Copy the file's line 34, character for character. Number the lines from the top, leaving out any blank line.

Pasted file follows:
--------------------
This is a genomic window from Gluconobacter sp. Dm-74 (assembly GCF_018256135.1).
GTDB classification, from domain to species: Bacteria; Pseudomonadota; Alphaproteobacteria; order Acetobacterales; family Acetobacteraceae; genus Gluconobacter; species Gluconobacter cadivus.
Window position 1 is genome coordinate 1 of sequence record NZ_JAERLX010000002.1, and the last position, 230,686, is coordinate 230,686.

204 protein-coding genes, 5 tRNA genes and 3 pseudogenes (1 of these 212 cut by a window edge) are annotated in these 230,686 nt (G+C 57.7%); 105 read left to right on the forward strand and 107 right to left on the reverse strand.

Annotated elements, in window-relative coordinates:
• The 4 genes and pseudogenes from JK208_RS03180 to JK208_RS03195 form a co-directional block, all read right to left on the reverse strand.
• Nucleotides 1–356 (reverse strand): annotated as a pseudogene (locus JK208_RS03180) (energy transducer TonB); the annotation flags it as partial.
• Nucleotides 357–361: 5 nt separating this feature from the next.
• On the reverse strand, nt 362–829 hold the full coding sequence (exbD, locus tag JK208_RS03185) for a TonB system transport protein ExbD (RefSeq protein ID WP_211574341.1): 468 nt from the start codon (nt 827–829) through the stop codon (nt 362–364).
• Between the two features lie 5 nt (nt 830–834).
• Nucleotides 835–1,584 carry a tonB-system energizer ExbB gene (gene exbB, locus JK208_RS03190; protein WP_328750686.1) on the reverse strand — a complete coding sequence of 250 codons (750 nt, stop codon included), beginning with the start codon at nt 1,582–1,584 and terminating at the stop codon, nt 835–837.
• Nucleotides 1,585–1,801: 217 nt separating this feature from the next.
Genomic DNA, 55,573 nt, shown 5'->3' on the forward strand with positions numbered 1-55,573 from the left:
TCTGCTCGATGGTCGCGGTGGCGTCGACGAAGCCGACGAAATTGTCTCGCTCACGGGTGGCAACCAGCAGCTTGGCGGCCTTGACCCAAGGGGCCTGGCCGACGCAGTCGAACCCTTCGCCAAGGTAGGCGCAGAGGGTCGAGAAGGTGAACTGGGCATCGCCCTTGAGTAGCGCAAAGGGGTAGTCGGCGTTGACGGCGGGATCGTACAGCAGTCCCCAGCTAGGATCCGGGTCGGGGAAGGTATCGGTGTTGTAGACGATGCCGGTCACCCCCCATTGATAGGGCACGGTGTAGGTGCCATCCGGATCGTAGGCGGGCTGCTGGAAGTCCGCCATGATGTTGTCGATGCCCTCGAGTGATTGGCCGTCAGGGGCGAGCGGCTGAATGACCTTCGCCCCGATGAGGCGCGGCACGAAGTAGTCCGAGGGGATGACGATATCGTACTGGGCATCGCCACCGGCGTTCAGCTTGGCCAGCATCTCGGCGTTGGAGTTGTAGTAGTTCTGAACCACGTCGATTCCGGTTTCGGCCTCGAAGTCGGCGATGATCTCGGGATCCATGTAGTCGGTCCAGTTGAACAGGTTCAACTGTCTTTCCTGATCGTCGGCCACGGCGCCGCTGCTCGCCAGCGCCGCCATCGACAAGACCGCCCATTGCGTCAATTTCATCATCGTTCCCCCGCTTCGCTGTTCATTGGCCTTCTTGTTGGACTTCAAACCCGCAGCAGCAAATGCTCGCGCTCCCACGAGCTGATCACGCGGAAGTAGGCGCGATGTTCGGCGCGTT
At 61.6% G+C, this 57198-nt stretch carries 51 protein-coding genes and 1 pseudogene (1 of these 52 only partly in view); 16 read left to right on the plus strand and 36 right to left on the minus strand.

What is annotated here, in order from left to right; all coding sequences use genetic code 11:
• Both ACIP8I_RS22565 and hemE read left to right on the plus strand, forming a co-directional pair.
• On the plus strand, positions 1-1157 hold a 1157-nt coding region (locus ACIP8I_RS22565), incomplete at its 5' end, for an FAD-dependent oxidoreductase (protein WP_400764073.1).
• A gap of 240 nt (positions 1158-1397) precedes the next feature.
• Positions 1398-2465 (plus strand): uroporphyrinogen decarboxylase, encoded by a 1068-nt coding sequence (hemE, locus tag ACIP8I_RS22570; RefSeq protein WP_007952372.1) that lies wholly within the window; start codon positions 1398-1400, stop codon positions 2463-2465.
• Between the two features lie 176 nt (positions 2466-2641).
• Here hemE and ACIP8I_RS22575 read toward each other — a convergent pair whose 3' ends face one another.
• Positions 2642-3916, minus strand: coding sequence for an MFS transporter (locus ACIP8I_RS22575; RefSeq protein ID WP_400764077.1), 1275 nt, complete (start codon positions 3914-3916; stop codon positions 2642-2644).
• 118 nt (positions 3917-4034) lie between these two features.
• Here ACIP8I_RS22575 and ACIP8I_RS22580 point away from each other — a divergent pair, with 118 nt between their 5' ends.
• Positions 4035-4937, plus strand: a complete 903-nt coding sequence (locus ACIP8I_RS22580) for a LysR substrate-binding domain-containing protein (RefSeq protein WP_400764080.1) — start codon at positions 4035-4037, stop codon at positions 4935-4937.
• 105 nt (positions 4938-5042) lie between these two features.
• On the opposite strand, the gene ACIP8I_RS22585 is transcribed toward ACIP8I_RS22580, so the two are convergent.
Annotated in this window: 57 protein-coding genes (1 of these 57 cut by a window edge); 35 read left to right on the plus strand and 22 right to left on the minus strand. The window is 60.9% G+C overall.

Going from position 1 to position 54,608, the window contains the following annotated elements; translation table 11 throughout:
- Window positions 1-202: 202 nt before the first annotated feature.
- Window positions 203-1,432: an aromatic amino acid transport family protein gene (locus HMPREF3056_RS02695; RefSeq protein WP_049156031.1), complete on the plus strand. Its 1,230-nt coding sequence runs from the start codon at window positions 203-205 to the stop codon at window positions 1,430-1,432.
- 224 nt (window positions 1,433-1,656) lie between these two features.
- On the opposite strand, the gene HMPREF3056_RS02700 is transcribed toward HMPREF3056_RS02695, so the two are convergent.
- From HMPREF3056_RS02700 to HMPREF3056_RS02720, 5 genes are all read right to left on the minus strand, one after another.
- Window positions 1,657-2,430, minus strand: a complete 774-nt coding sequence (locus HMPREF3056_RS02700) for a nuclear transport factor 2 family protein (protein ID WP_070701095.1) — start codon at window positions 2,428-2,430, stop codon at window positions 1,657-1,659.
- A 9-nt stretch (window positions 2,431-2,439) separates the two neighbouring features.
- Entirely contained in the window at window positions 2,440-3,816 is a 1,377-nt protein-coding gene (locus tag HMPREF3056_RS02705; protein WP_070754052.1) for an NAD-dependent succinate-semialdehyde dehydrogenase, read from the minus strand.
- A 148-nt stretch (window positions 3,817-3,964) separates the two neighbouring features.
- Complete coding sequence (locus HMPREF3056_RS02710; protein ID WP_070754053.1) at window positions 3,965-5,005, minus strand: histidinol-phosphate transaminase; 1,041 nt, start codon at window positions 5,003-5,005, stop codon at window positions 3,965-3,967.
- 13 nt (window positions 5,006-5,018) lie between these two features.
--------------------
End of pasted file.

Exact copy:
- On the opposite strand, the gene HMPREF3056_RS02700 is transcribed toward HMPREF3056_RS02695, so the two are convergent.